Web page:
yark refresh [archive name]. By doing so, this process will update video metrics and the graph chart showing video views over time.
On a final note!
Owen has done a great job with YARK. We spent a considerable amount of time testing out YARK on several channels associated with video content concerning events taking place in occupied eastern Ukraine. This enabled us to batch-scrape a considerably large volume of video content showing military activity taking place on the ground. Additionally, we could see a broad range of useful information concerning video views and changes to video titles. This information was also quite useful when analysing videos containing pro-invasion and pro-Russian disinformation.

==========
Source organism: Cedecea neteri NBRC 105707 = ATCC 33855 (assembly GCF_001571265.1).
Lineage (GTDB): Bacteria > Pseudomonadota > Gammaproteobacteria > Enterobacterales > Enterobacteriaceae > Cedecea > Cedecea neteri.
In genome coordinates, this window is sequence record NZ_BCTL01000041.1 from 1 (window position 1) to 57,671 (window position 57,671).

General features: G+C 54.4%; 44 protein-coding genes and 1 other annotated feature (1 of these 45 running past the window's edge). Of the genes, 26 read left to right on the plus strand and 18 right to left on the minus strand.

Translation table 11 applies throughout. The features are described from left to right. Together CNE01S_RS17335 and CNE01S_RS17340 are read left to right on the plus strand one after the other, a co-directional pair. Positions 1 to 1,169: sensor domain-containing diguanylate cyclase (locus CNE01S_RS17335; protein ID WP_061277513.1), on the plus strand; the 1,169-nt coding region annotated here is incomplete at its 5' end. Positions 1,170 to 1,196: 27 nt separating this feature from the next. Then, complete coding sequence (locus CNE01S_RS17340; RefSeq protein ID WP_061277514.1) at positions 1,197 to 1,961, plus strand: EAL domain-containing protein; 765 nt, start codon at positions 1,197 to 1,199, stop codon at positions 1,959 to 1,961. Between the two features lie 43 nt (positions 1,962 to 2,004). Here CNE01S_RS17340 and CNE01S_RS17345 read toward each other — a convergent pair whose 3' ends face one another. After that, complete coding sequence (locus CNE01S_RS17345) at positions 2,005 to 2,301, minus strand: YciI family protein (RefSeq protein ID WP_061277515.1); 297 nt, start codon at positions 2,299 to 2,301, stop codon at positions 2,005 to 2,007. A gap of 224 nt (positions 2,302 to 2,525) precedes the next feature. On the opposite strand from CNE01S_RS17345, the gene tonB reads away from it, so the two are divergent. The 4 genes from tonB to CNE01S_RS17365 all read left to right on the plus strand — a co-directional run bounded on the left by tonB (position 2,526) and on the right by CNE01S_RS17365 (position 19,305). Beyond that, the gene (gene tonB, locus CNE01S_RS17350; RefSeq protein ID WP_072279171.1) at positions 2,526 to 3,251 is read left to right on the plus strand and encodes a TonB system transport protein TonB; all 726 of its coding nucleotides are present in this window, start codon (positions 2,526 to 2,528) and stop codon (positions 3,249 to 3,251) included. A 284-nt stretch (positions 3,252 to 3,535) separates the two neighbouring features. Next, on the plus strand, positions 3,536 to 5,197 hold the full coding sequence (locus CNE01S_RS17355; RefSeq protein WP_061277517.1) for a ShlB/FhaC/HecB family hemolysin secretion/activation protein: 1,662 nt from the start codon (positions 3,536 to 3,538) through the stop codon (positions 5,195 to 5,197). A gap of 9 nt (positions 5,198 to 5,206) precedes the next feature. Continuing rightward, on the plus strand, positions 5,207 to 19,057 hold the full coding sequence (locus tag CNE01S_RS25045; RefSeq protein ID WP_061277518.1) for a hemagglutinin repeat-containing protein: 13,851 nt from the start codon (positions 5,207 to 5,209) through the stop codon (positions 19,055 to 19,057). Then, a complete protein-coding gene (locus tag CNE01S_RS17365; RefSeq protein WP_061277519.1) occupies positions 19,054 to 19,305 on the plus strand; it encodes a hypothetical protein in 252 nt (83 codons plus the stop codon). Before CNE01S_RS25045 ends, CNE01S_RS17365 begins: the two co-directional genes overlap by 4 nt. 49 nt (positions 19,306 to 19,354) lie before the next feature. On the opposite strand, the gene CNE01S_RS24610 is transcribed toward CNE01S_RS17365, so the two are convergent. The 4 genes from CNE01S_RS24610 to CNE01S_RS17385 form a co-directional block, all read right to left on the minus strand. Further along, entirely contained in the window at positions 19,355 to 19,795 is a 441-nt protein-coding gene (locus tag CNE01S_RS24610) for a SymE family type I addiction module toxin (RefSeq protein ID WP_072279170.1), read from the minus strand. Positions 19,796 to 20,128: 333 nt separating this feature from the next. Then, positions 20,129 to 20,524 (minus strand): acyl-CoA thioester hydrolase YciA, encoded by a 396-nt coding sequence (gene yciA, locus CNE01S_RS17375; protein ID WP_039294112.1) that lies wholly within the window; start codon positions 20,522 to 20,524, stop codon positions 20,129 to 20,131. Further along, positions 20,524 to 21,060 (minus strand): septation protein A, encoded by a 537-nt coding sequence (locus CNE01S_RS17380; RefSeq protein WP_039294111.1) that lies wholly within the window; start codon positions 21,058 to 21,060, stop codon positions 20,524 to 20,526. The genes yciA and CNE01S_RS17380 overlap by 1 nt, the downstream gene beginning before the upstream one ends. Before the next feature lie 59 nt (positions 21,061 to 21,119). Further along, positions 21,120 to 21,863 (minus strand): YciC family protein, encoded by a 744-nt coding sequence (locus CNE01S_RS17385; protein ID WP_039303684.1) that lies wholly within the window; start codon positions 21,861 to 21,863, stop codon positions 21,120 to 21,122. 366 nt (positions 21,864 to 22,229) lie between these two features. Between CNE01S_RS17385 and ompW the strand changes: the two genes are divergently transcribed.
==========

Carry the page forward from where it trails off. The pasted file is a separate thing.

So, for OSINT’ers looking for a very elegant YouTube channel scraping and visualisation utility, YARK is most certainly a tool that everyone should consider. But, what we like is Owen’s approach to the development of this tool and that he welcomes any feedback and feature suggestions. Naturally, many OSINT’ers will have their own specific features that they would like to see implemented in YARK. Certainly, we believe that YARK can also be combined with other YouTube-based OSINT tools to provide users with the capability to scrape and export user comments in CSV in addition to geolocation data. However, such features would very likely require YouTube Data API access. Nevertheless, even in its current form, YARK is a really elegant and effective tool for OSINT’ers looking to maintain an archive of YouTube content relating to their subject matter areas. So, what more can we say other than “great work Owen!”.